The grandparent scam is so simple and so devious because it uses one of older adults’ most reliable assets, their hearts. Scammers will place a call to an older person and when the mark picks up, they will say something along the lines of “Hi grandma, do you know who this is?”
When the unsuspecting grandparent guesses the name of the grandchild the scammer most sounds like, the scammer has established a fake identity without having to do any background research. Once “in,” the fake grandchild will usually ask for money to solve some unexpected financial problem (overdue rent, payment for car repairs, etc.) to be paid via Western Union or MoneyGram, which don’t always require identification to collect. At the same time, the scam artist will beg the grandparent “please don’t tell my parents, they would kill me.”
While the sums from such a scam are likely to be in the hundreds, the very fact that no research is needed makes this a scam that can be perpetuated over and over at very little cost to the scammer.
Recently, the Federal Trade Commission found that instead of using wire transfer or gift cards, an increasing number of older adults are mailing cash to these fraudsters, with a median individual loss of $9,000. According to reports, the scammers often ask seniors to divide the bills into envelopes and place them between the pages of a magazine, then send them using various carriers, including UPS, FedEx and the U.S. Postal Service.
The FTC warns that if you or loved one receives one of these calls, don’t act right away. Call that grandchild back on a correct phone number and verify their whereabouts. If you’ve mailed cash, report it right away to the Postal Service or shipping company you used. Some people have been able to stop delivery by acting quickly and giving a tracking number.
Be sure to also file a complaint to the FTC at FTC.gov/complaint. Just this week alone we had a senior send over $8,000, which was intercepted by the mailing service and is in the process of being returned.
May 16. Family disturbance: The out-of-state parent receives a disturbing phone call and requests our assistance at 4:23 a.m. in the 800 block of Avenue A.
Petty theft: The customer can’t explain the 22 items hidden inside their clothing at 8:03 p.m. in the 800 block of Buchanan Boulevard.
Thought for the day: Kudos to the customers and employees who assisted in making sure the miscreant was available to meet the officers in person.
May 17. DUI: The driver explains that certain herbal products just produce the urge to drink alcohol at 2:23 a.m. in the area of Buchanan and Adams boulevards.
DUI: The speed is the first issue but the blood alcohol content soon tops the list of concerns at 11:25 a.m. in the area of Interstate 11 at mile marker 8.
Thought for the day: Clearly, with or without herbal enhancement, driving while imbibing (or shortly thereafter) is not a good choice.
May 18. Assist other: Officers are dispatched to assist with a motorcyclist down on the roadway with moderate injuries at 10:17 a.m. in the area of mile marker 37 on U.S. Highway 95.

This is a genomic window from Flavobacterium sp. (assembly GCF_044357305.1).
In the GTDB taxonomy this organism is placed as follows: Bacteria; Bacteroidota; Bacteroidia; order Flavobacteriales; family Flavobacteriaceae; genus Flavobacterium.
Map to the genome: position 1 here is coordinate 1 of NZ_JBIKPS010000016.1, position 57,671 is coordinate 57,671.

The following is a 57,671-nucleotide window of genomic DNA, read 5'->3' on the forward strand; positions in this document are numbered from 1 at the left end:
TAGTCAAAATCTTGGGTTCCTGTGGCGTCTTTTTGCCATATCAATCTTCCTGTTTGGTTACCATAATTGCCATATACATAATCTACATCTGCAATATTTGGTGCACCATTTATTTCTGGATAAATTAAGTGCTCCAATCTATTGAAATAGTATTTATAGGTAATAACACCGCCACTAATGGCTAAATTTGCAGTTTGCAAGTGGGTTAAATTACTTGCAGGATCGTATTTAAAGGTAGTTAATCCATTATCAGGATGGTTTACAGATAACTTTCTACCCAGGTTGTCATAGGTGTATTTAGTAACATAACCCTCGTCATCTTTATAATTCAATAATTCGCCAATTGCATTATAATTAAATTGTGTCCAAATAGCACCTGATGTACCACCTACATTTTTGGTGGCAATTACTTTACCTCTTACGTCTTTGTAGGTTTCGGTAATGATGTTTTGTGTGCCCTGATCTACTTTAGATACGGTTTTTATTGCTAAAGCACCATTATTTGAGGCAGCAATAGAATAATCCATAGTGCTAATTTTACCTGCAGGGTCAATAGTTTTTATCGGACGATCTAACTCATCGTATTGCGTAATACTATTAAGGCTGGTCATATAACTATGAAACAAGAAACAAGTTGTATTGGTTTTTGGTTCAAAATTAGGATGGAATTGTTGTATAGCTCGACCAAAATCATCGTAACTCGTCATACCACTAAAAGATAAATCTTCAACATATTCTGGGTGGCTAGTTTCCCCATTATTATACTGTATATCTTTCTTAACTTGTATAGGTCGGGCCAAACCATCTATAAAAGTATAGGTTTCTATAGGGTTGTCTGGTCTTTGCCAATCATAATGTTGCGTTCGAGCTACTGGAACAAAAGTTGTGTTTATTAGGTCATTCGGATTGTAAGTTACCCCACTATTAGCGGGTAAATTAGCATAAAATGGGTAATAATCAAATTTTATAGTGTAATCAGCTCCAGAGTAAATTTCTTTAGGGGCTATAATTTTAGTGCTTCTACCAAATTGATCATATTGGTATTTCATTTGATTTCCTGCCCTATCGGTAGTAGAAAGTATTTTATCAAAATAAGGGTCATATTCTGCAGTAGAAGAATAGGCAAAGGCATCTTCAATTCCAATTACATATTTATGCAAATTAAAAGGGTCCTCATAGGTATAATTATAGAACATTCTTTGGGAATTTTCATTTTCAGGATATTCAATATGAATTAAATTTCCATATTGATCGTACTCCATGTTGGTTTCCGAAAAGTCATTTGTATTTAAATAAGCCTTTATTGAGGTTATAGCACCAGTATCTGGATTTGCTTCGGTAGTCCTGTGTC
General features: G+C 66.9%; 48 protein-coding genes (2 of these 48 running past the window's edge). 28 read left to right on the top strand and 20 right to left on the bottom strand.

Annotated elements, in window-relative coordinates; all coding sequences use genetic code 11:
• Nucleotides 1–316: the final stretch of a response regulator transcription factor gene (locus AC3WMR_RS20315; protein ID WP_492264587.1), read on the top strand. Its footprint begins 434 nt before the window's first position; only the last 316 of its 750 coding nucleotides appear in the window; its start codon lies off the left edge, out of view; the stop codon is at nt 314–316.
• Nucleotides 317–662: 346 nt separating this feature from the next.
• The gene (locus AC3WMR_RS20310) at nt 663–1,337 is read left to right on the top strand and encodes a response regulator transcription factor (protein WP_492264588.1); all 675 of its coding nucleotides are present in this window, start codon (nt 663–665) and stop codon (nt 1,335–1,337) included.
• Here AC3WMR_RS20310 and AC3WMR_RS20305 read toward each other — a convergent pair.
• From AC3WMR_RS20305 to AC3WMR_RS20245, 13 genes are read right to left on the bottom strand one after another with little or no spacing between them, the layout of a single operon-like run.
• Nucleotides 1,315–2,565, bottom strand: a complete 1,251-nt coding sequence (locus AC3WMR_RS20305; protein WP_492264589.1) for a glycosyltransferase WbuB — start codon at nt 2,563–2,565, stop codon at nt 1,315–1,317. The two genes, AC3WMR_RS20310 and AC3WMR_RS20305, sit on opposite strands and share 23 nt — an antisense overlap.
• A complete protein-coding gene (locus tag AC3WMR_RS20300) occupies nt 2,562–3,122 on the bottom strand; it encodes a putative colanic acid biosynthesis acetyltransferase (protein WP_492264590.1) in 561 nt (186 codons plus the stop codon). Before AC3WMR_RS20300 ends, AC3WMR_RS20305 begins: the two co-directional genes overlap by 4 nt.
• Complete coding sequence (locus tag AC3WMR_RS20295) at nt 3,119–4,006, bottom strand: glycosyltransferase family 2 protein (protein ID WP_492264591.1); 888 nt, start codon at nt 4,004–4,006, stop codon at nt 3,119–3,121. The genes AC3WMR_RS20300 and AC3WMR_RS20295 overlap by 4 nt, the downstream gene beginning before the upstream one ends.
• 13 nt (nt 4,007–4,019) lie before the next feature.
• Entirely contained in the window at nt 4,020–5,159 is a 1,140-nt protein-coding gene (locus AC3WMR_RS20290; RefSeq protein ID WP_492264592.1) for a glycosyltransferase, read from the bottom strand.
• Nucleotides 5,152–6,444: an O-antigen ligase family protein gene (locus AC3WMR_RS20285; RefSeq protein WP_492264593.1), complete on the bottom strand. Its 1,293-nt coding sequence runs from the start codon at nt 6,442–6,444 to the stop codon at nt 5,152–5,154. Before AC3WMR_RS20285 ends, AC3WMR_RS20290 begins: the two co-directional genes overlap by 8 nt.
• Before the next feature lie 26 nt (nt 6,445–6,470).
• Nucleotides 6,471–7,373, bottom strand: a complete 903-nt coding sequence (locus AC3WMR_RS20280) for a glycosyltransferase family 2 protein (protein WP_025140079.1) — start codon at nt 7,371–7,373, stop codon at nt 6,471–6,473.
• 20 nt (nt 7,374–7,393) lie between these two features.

Assist other: Officers are summoned to assist with an intoxicated subject dressed only in a blanket at 7:53 p.m. in the 900 block of Adams Boulevard.
Thought for the day: Some days the best we can hope for is to run from one issue to the next.
May 19. Possession of a dangerous weapon: The call begins as a subject with a knife and ends up a convicted felon with a sword and firearm at 5:08 p.m. in the 800 block of Nevada Way.
Family disturbance: The story and the evidence are in direct contradiction to each other at 7:43 p.m. in the 900 block of Nevada Way.
Thought for the day: Today was a real doozy.
May 20. Theft: The caller wants to report both license plates have been taken from their vehicle at 11:44 p.m. in the 500 block of Cindertree Lane.
Suspended driver’s license: The driver has a suspended driver’s license, expired license plates and no proof of insurance at 1:26 p.m. in the 600 block of Avenue M.
Thought for the day: The caller is advised the plate status is suspended and they were removed and returned to the Department of Motor Vehicles.
May 21. Trespass: The officer is flagged down and given an “interesting” story that turns out to be fictitious and earns an official trespass from the location at 4:49 p.m. in the 600 block of Avenue B. Attempt to locate: Officers are able to assist locating a distraught individual and transported to get badly needed assistance at 7:26 p.m. in the area of Railroad Pass.
Thought for the day: The only way to know if certain people are lying is if they’re talking.
May 22. Juvenile disturbance: A report is received of a juvenile in the tree being hit with sticks at 12:43 p.m. in the 1400 block of Marita Drive.
Suspicious vehicle: A very expensive vehicle appears to have been rolled at 7:12 p.m. in the area of mile marker 53 on U.S. 95.
Thought for the day: The kids assure officers their game of “human pinata” is really very fun (unless you’re the one in the tree).
Call of the week: Suspicious: The report of the young male with his pants pulled down is soon resolved when the youngster explains the pants are new and way too big at 4:52 p.m. May 20 in the 800 block of Montera Lane.
Tina Ransom is a dispatcher with Boulder City Police Department. She is coordinator of the Boulder City Citizen’s Academy.